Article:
Friday, December 28, 2007

Pulling a Feeding Tube from a 16-Year-Old?

This is a terribly tragic case: Javona Peters has been diagnosed as being in a persistent vegetative state (a terrible name for a diagnosis, the only one I know of which contains a pejorative, a derivation of the V word). She became unconscious less than three months ago, and so the diagnosis seems rushed to me. In any event, from the story:

The emotionally shaken father of a 16-year-old girl in an irreversible coma at Montefiore Medical Center is wavering in his opposition to ending what's left of her life."I'm 85% changed in my mind now, but I don't know the legality," said Leonard Peters, whose daughter Javona Peters is in a permanent vegetative state after what was supposed to be a routine operation on Oct. 17. "I've got to think about it. I've got to talk to my lawyer," he said, a day after the Daily News reported on the teen's condition. "I mean, if nothing is working for Javona, I don't see the point now."

Until Wednesday, Peters opposed pulling the plug. "I don't give life and I cannot take a life," he told The News last week.

The reporter's hope killing "what's left of her life" comment aside, imagine the pressure this poor man is under to accede! Javona's mother, from whom he is estranged, wants the tube pulled. We know that too often medical teams and social workers pressure and cajole for such outcomes. But I would urge all concerned to hearken to the lessons we should learn from the Haleigh Poutre case. (More, here, here, here, and here.) She too was a girl diagnosed as permanently unconscious. The Commonwealth of Massachusetts, through its Department of Public Social Services, sanctioned by the MA Supreme Court had agreed to dehydrating her. But, before the deed could be done, Haleigh awakened--even though the doctors were sure she would never again be aware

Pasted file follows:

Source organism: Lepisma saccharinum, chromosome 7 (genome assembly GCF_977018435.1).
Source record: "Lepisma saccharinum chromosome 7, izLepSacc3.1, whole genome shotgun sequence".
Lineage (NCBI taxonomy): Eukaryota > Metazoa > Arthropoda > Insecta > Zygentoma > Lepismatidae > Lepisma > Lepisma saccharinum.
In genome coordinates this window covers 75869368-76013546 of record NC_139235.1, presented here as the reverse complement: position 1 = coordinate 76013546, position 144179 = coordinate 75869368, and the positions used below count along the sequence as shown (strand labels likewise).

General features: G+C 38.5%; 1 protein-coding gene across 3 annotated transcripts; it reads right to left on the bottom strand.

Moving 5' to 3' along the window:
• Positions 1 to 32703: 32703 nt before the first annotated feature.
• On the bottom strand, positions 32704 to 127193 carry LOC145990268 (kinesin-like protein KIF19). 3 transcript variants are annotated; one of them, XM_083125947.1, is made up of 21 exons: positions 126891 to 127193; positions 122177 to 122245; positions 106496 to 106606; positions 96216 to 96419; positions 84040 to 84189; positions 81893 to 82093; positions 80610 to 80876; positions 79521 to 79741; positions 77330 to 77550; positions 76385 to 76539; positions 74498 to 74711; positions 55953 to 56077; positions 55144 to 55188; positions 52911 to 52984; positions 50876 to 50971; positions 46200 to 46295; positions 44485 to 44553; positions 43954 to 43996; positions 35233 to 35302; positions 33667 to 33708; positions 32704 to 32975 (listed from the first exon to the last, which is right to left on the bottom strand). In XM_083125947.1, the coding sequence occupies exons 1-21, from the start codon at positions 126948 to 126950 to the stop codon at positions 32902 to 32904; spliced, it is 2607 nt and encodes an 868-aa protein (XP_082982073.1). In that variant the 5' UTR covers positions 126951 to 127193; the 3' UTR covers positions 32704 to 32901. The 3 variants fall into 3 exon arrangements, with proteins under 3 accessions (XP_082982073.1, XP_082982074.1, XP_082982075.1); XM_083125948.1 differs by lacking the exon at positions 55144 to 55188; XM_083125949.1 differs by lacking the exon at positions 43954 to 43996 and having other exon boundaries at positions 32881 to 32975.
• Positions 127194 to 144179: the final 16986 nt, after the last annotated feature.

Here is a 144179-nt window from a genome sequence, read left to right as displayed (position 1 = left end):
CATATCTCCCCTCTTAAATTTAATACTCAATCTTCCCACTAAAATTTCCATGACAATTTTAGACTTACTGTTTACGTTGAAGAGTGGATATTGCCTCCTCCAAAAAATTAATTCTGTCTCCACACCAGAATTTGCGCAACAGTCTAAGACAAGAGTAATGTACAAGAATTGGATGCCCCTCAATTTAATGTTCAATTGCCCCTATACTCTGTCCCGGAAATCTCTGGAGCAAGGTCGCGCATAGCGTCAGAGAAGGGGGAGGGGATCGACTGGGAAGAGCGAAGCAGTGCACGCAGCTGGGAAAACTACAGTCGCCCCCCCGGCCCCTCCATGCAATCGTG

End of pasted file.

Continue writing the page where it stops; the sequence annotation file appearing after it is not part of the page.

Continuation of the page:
My first question is: What's the rush? The story says the mother wants to sue the hospital, but that doesn't require Javona's death. So again, what's the rush?



At December 28, 2007 , Blogger Lydia McGrew said...

I add, which I know you will agree with, that "the point" of food and water is to give nutrition and hydration. The father has apparently been confused about this, perhaps by bullying, when he says, "If nothing is working, I don't see the point now." What was the point when she was a baby and couldn't talk? Does there need to be some special point to food and water?

Even if I were certain that my child was never going to awaken, it would always be wrong to dehydrate the child to death. May God help Javona.

At December 28, 2007 , Blogger James said...

Given this girl's young age, I wonder if the husband has been made aware that Stem Cell Therapy for anoxic brain injured patients has been going on for some time in China. Many families have pursued it at great financial and emotional cost. While the results have only yielded minimal improvement, families continue to go to China for repeated Stem Cell treatments. It is only a matter of time before the therapy is perfected to yield much better results. Stem Cell Therapy in China is one of best hopes for anoxic brain injured patients. Perhaps the father should investigate this before he gives up on his daughter. If the father is looking for a good starting place, he might want to start at the following web site:

The husband has created his own foundation in the research of anoxic brain injured patients. It appears form the web site, the husband has more knowledge of stem cell therapy than anyone else in the country.

Before the father gives up, he should at least investigate this.

God Bless,


At December 28, 2007 , Blogger T E Fine said...

James -